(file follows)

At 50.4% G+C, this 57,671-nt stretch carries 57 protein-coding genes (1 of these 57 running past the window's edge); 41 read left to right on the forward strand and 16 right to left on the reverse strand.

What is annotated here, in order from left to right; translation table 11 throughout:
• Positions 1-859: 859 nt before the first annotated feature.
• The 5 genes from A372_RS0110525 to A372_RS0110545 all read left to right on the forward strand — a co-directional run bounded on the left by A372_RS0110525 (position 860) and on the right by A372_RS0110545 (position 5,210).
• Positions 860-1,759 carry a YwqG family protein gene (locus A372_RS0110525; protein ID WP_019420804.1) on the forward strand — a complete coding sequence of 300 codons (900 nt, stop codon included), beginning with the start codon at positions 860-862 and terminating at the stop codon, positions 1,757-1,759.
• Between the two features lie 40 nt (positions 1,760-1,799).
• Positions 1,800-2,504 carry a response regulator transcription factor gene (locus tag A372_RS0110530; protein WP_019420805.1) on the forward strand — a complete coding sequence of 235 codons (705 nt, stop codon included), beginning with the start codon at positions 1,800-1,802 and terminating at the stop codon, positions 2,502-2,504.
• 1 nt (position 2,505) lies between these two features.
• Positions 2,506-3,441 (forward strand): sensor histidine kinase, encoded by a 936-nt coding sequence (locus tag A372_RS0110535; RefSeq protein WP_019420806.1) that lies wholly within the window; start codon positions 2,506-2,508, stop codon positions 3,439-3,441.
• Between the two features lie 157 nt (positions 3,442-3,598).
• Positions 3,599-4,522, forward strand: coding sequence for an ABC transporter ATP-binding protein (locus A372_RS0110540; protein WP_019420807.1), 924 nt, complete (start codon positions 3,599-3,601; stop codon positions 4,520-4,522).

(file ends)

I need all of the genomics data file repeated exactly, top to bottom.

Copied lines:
At 50.4% G+C, this 57,671-nt stretch carries 57 protein-coding genes (1 of these 57 running past the window's edge); 41 read left to right on the forward strand and 16 right to left on the reverse strand.

What is annotated here, in order from left to right; translation table 11 throughout:
• Positions 1-859: 859 nt before the first annotated feature.
• The 5 genes from A372_RS0110525 to A372_RS0110545 all read left to right on the forward strand — a co-directional run bounded on the left by A372_RS0110525 (position 860) and on the right by A372_RS0110545 (position 5,210).
• Positions 860-1,759 carry a YwqG family protein gene (locus A372_RS0110525; protein ID WP_019420804.1) on the forward strand — a complete coding sequence of 300 codons (900 nt, stop codon included), beginning with the start codon at positions 860-862 and terminating at the stop codon, positions 1,757-1,759.
• Between the two features lie 40 nt (positions 1,760-1,799).
• Positions 1,800-2,504 carry a response regulator transcription factor gene (locus tag A372_RS0110530; protein WP_019420805.1) on the forward strand — a complete coding sequence of 235 codons (705 nt, stop codon included), beginning with the start codon at positions 1,800-1,802 and terminating at the stop codon, positions 2,502-2,504.
• 1 nt (position 2,505) lies between these two features.
• Positions 2,506-3,441 (forward strand): sensor histidine kinase, encoded by a 936-nt coding sequence (locus tag A372_RS0110535; RefSeq protein WP_019420806.1) that lies wholly within the window; start codon positions 2,506-2,508, stop codon positions 3,439-3,441.
• Between the two features lie 157 nt (positions 3,442-3,598).
• Positions 3,599-4,522, forward strand: coding sequence for an ABC transporter ATP-binding protein (locus A372_RS0110540; protein WP_019420807.1), 924 nt, complete (start codon positions 3,599-3,601; stop codon positions 4,520-4,522).